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The Best of the Spinners [Best of, Import]

The Spinners Audio CD
3.6 out of 5 stars  See all reviews (7 customer reviews)
Price: CDN$ 23.95
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Product Details

1. I'll Be Around
2. How Could I Let You Get Away
3. One Of A Kind (Love Affair)
4. Mighty Love
5. Ghetto Child
6. Dionne Warwick And Spinners Then Came You
7. Sadie
8. Could It Be I'm Falling In Love
9. They Just Can't Stop It The (Games People Play)
10. The Rubberband Man

Customer Reviews

3.6 out of 5 stars
3.6 out of 5 stars
Most helpful customer reviews
5.0 out of 5 stars Unheralded Philly Soul At Its Peak Sept. 7 2000
Format:Audio CD
Producer/songwriter Thom Bell has justifiably been praised for helping draft and design R&B's legendary "Sound of Philadelphia," most recently on the Philadelphia International box set. But his finest songcraft may be here in this Spinners collection, turning a neglected Motown group into one of the mid-70s most consistent hitmakers.
Bell worked with the best ingridients. Phillippe Wynne's lead voice danced and testified around the melodies of "Mighty Love" and "One Of A Kind (Love Affair)," crooned atop the sparkling old-fashioned ballad "How Could I Let You Get Away," captured the stately, sweet family memory of "Sadie." (Could any song sound happier to hear or sing than 1974's #1 "Then Came You," or "Could It Be I'm Falling In Love?")
Bell had outstanding songs, many written with late partner Linda Creed, which poetically caught snapshots of 70s life ("Ghetto Child," the missed opportunities of "Games People Play." But most of all, Bell had unerring pop and R&B style sense; he arranged funny, funky, and silly (1976's #2 "Rubberband Man") or sparce and serious ("I'll Be Around," with its two distinctive, chiming intro guitar chords).
Released in 1978 at the height of disco and after Wynne boarded the Parliament-Funkadelic mothership, this Spinners collection misses several fine tracks ("Love Don't Love Nobody," "It's A Shame") which show up on 1991's later "One Of A Kind" 2CD anthology. Yet "The Best Of The Spinners" remains a reasonably-priced set recalling one of classic soul's underrated groups (and producers) at their collective best. Highly recommended.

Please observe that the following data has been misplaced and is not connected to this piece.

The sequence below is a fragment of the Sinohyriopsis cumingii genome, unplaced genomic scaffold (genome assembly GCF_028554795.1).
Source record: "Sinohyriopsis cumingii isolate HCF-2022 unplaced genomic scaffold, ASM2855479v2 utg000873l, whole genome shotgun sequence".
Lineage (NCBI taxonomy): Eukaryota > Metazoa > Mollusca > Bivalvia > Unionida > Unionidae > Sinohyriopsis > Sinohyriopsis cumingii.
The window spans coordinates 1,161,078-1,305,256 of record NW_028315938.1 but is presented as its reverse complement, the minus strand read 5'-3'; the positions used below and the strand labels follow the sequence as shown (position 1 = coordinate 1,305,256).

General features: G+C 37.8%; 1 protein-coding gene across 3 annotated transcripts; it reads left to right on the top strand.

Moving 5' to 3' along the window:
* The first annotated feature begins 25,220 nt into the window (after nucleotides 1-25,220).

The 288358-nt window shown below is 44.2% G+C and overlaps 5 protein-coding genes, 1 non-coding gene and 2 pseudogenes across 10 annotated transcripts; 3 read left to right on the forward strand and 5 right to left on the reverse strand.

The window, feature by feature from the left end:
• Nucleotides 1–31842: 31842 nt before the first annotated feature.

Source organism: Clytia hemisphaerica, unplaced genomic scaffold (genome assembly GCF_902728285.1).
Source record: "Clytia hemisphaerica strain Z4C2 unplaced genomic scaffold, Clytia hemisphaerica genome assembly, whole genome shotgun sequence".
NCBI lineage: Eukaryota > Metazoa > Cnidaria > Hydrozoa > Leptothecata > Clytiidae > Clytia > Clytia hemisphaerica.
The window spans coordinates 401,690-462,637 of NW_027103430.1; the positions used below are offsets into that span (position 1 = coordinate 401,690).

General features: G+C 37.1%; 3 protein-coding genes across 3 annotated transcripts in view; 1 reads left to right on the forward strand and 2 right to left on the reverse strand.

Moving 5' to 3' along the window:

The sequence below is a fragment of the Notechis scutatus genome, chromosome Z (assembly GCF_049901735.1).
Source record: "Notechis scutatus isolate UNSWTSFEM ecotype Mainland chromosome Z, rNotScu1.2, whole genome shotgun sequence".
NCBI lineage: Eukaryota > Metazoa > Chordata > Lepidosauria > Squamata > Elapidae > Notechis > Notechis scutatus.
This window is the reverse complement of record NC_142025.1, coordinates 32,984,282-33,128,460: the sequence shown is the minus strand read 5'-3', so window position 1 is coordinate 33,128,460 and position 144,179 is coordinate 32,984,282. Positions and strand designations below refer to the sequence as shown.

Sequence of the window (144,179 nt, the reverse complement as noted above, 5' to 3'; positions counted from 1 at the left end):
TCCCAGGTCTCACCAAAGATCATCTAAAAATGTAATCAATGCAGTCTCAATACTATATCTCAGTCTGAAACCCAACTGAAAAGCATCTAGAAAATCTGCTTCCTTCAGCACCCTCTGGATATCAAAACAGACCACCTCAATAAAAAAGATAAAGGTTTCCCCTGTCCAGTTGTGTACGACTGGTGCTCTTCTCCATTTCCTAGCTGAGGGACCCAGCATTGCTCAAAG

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4.0 out of 5 stars Don't get confused with title, but it's still good March 23 2004
Format:Audio CD
After leaving Motown for Atlantic where they really made their move with the "Spinners" blue and white album, Motown tried to take advantage of their popularity by releasing this CD.
Some good work here led by lead singer G.C. Cameron (who is currently touring again with the group as John Edwards was ill). "It's a Shame," their lone Motown hit, obviously highlights this set. Some of the material is solid, but certainly not up to their Thom Bell produced sound a few years later.
Cameron kicks it in with "My Whole World Ended" and "I've got to find myself a brand new baby" is an upbeat song.
Interesting CD to show Spinners roots and why they left Motown. Huge confusion today: The Spinners are not really a Motown group. They made their mark with Atlantic.
Amazon STILL has not corrected the song listing on this. None of the songs they have listed are on this CD.
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5.0 out of 5 stars The very best of R&B July 29 1998
By A Customer
Format:Audio CD
It is impossible not to listen to this album and not get a real warm feeling. The sweet, soft sounds of the Spinners is the "Sargent Pepper" of the Rhythim and Blues sounds of the Sixtys and Seventys. In my humble opinion, this is one of those very rare albums that has absolutely no bad songs on it, just great ones. I particularly liked "Then came you" with Dionne Warwick. If you like the Atlantic R&B sound, then this is the one to get. The recording quality is also very good considering that some of the cuts are thirty years old. Be aware though that not all of the Spinner's great songs are on this collection and if you listen to it you will probably be hungry for more. I know I was. A best buy!
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5.0 out of 5 stars The Spinners' Brief But Powerful Motown Era Sept. 18 2000
Format:Audio CD
Long before they teamed with Gamble-Bell-Huff, the Spinners were one of those many Motown groups in the mid-1960s that oozed with talent, but lacked much support from Berry Gordy's A&R staff. "I'll Always Love You," and "Truly Yours" enjoyed moderate success on the R&B airwaves. And in 1969, "It's a Shame" became their biggest Motown hit. Of course, everyone seems to think of the Spinners in terms of their success with Atlantic Records, but theirs was a solid sound many years before. Other cuts of note are "Together We Can Make Such Sweet Music," and "Sweet Thing." NO Spinners collection is complete without the early Motown stuff.
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